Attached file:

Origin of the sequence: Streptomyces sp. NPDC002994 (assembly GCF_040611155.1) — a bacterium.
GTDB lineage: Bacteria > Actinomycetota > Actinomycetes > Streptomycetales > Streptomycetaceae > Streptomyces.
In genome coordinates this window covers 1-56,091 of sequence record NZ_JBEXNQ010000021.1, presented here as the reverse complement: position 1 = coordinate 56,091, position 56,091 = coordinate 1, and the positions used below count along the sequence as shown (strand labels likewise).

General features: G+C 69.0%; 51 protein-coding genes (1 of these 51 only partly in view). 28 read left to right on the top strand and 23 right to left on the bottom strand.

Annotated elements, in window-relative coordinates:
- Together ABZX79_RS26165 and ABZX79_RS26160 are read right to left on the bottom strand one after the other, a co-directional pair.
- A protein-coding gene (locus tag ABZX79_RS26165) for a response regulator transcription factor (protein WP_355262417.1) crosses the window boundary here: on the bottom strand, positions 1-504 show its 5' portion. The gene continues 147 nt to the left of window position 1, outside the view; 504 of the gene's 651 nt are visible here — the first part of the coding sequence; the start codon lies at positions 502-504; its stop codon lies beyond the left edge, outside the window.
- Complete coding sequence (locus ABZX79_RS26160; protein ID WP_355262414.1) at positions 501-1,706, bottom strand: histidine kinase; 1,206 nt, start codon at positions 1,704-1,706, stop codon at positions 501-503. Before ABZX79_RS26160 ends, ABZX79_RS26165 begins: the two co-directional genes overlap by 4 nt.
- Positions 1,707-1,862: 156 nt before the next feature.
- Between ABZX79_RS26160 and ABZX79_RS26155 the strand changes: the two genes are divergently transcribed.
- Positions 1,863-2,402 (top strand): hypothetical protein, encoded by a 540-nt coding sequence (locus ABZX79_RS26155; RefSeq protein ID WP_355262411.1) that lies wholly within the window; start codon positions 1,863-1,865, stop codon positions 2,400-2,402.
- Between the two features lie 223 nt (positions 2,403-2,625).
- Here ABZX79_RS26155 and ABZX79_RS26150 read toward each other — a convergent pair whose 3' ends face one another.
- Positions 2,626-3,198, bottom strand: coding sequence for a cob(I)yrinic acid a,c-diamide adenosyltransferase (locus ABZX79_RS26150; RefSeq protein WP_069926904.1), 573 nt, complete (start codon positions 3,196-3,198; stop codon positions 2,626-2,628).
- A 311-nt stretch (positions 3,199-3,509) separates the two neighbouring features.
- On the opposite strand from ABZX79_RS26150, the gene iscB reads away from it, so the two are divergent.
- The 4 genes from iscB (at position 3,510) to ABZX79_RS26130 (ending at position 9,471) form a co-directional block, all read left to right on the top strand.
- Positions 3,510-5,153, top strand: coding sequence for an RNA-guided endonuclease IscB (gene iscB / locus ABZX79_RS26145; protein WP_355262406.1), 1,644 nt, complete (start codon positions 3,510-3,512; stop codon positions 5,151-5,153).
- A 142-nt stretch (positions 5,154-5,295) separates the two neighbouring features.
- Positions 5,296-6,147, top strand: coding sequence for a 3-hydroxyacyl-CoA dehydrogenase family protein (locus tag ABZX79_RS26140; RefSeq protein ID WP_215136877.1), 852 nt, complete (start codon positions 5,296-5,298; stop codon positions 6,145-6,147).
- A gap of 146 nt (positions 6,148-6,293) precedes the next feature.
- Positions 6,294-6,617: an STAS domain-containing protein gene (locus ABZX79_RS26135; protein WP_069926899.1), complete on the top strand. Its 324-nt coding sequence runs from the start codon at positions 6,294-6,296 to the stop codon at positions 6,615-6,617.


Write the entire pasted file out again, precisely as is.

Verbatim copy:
Origin of the sequence: Streptomyces sp. NPDC002994 (assembly GCF_040611155.1) — a bacterium.
GTDB lineage: Bacteria > Actinomycetota > Actinomycetes > Streptomycetales > Streptomycetaceae > Streptomyces.
In genome coordinates this window covers 1-56,091 of sequence record NZ_JBEXNQ010000021.1, presented here as the reverse complement: position 1 = coordinate 56,091, position 56,091 = coordinate 1, and the positions used below count along the sequence as shown (strand labels likewise).

General features: G+C 69.0%; 51 protein-coding genes (1 of these 51 only partly in view). 28 read left to right on the top strand and 23 right to left on the bottom strand.

Annotated elements, in window-relative coordinates:
- Together ABZX79_RS26165 and ABZX79_RS26160 are read right to left on the bottom strand one after the other, a co-directional pair.
- A protein-coding gene (locus tag ABZX79_RS26165) for a response regulator transcription factor (protein WP_355262417.1) crosses the window boundary here: on the bottom strand, positions 1-504 show its 5' portion. The gene continues 147 nt to the left of window position 1, outside the view; 504 of the gene's 651 nt are visible here — the first part of the coding sequence; the start codon lies at positions 502-504; its stop codon lies beyond the left edge, outside the window.
- Complete coding sequence (locus ABZX79_RS26160; protein ID WP_355262414.1) at positions 501-1,706, bottom strand: histidine kinase; 1,206 nt, start codon at positions 1,704-1,706, stop codon at positions 501-503. Before ABZX79_RS26160 ends, ABZX79_RS26165 begins: the two co-directional genes overlap by 4 nt.
- Positions 1,707-1,862: 156 nt before the next feature.
- Between ABZX79_RS26160 and ABZX79_RS26155 the strand changes: the two genes are divergently transcribed.
- Positions 1,863-2,402 (top strand): hypothetical protein, encoded by a 540-nt coding sequence (locus ABZX79_RS26155; RefSeq protein ID WP_355262411.1) that lies wholly within the window; start codon positions 1,863-1,865, stop codon positions 2,400-2,402.
- Between the two features lie 223 nt (positions 2,403-2,625).
- Here ABZX79_RS26155 and ABZX79_RS26150 read toward each other — a convergent pair whose 3' ends face one another.
- Positions 2,626-3,198, bottom strand: coding sequence for a cob(I)yrinic acid a,c-diamide adenosyltransferase (locus ABZX79_RS26150; RefSeq protein WP_069926904.1), 573 nt, complete (start codon positions 3,196-3,198; stop codon positions 2,626-2,628).
- A 311-nt stretch (positions 3,199-3,509) separates the two neighbouring features.
- On the opposite strand from ABZX79_RS26150, the gene iscB reads away from it, so the two are divergent.
- The 4 genes from iscB (at position 3,510) to ABZX79_RS26130 (ending at position 9,471) form a co-directional block, all read left to right on the top strand.
- Positions 3,510-5,153, top strand: coding sequence for an RNA-guided endonuclease IscB (gene iscB / locus ABZX79_RS26145; protein WP_355262406.1), 1,644 nt, complete (start codon positions 3,510-3,512; stop codon positions 5,151-5,153).
- A 142-nt stretch (positions 5,154-5,295) separates the two neighbouring features.
- Positions 5,296-6,147, top strand: coding sequence for a 3-hydroxyacyl-CoA dehydrogenase family protein (locus tag ABZX79_RS26140; RefSeq protein ID WP_215136877.1), 852 nt, complete (start codon positions 5,296-5,298; stop codon positions 6,145-6,147).
- A gap of 146 nt (positions 6,148-6,293) precedes the next feature.
- Positions 6,294-6,617: an STAS domain-containing protein gene (locus ABZX79_RS26135; protein WP_069926899.1), complete on the top strand. Its 324-nt coding sequence runs from the start codon at positions 6,294-6,296 to the stop codon at positions 6,615-6,617.